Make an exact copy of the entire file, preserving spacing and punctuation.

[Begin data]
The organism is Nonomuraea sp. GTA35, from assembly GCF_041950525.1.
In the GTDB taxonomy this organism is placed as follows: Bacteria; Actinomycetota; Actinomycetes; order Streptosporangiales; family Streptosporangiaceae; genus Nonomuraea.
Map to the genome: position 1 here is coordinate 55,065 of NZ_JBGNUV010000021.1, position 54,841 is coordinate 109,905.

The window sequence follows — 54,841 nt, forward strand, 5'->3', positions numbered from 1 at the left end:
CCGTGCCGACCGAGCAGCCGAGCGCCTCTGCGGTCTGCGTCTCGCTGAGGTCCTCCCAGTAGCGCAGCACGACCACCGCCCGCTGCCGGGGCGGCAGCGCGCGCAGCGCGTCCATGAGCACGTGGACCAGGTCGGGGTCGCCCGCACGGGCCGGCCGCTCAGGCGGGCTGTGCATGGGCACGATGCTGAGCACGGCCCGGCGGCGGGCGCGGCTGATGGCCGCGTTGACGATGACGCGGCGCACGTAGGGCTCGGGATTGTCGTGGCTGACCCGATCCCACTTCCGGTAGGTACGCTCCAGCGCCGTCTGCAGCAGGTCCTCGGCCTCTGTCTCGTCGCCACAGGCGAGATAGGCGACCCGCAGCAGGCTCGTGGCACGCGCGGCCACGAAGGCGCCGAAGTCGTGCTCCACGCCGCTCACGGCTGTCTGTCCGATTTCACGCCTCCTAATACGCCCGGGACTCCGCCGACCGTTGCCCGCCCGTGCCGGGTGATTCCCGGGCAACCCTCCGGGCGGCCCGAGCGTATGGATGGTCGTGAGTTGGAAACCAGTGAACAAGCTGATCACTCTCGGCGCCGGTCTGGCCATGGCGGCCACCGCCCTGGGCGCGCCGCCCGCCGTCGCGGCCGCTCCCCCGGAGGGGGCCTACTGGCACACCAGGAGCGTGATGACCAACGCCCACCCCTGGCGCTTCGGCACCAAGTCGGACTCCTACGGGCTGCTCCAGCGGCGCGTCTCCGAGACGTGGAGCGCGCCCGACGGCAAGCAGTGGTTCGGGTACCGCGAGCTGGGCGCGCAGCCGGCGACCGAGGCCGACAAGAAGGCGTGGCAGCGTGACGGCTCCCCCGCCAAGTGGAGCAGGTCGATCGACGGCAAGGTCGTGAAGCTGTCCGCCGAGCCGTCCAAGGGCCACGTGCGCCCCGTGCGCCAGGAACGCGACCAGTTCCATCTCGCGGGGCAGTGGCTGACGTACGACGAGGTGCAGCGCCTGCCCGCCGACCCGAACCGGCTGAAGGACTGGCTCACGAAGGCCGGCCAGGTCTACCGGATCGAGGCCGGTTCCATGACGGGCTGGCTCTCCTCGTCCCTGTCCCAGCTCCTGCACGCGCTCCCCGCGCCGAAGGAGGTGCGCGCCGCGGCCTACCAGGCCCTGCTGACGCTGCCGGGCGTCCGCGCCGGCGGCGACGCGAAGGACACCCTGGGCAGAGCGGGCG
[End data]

The organism is Nonomuraea sp. GTA35, from assembly GCF_041950525.1.
In the GTDB taxonomy this organism is placed as follows: Bacteria; Actinomycetota; Actinomycetes; order Streptosporangiales; family Streptosporangiaceae; genus Nonomuraea.
Map to the genome: position 1 here is coordinate 55,065 of NZ_JBGNUV010000021.1, position 54,841 is coordinate 109,905.

The window sequence follows — 54,841 nt, forward strand, 5'->3', positions numbered from 1 at the left end:
CCGTGCCGACCGAGCAGCCGAGCGCCTCTGCGGTCTGCGTCTCGCTGAGGTCCTCCCAGTAGCGCAGCACGACCACCGCCCGCTGCCGGGGCGGCAGCGCGCGCAGCGCGTCCATGAGCACGTGGACCAGGTCGGGGTCGCCCGCACGGGCCGGCCGCTCAGGCGGGCTGTGCATGGGCACGATGCTGAGCACGGCCCGGCGGCGGGCGCGGCTGATGGCCGCGTTGACGATGACGCGGCGCACGTAGGGCTCGGGATTGTCGTGGCTGACCCGATCCCACTTCCGGTAGGTACGCTCCAGCGCCGTCTGCAGCAGGTCCTCGGCCTCTGTCTCGTCGCCACAGGCGAGATAGGCGACCCGCAGCAGGCTCGTGGCACGCGCGGCCACGAAGGCGCCGAAGTCGTGCTCCACGCCGCTCACGGCTGTCTGTCCGATTTCACGCCTCCTAATACGCCCGGGACTCCGCCGACCGTTGCCCGCCCGTGCCGGGTGATTCCCGGGCAACCCTCCGGGCGGCCCGAGCGTATGGATGGTCGTGAGTTGGAAACCAGTGAACAAGCTGATCACTCTCGGCGCCGGTCTGGCCATGGCGGCCACCGCCCTGGGCGCGCCGCCCGCCGTCGCGGCCGCTCCCCCGGAGGGGGCCTACTGGCACACCAGGAGCGTGATGACCAACGCCCACCCCTGGCGCTTCGGCACCAAGTCGGACTCCTACGGGCTGCTCCAGCGGCGCGTCTCCGAGACGTGGAGCGCGCCCGACGGCAAGCAGTGGTTCGGGTACCGCGAGCTGGGCGCGCAGCCGGCGACCGAGGCCGACAAGAAGGCGTGGCAGCGTGACGGCTCCCCCGCCAAGTGGAGCAGGTCGATCGACGGCAAGGTCGTGAAGCTGTCCGCCGAGCCGTCCAAGGGCCACGTGCGCCCCGTGCGCCAGGAACGCGACCAGTTCCATCTCGCGGGGCAGTGGCTGACGTACGACGAGGTGCAGCGCCTGCCCGCCGACCCGAACCGGCTGAAGGACTGGCTCACGAAGGCCGGCCAGGTCTACCGGATCGAGGCCGGTTCCATGACGGGCTGGCTCTCCTCGTCCCTGTCCCAGCTCCTGCACGCGCTCCCCGCGCCGAAGGAGGTGCGCGCCGCGGCCTACCAGGCCCTGCTGACGCTGCCGGGCGTCCGCGCCGGCGGCGACGCGAAGGACACCCTGGGCAGAGCGGGCG